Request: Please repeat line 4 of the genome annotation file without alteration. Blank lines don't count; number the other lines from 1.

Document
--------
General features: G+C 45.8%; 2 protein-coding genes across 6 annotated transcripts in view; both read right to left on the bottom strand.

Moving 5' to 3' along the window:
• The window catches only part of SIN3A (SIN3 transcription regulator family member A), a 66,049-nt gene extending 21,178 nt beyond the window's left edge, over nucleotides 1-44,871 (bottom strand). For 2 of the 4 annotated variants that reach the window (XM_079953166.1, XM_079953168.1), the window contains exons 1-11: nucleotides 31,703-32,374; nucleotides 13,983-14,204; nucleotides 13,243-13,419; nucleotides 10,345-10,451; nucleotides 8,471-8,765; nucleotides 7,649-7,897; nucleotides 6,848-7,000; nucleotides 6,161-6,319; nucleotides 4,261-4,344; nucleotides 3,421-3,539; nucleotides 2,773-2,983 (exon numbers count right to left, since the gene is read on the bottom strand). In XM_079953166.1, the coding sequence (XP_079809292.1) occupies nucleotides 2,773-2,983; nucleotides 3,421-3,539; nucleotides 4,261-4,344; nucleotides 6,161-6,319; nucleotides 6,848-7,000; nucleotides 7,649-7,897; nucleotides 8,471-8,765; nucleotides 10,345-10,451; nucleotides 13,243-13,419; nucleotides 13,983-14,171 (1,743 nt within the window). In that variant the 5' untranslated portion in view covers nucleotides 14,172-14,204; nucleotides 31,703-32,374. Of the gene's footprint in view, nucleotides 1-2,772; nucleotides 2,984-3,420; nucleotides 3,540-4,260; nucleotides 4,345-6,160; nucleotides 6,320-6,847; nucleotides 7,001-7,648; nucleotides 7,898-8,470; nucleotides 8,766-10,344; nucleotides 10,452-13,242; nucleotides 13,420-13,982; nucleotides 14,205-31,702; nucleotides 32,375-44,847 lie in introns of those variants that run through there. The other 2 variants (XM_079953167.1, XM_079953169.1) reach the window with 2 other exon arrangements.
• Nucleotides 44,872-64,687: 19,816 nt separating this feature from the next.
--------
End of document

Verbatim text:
• Nucleotides 44,872-64,687: 19,816 nt separating this feature from the next.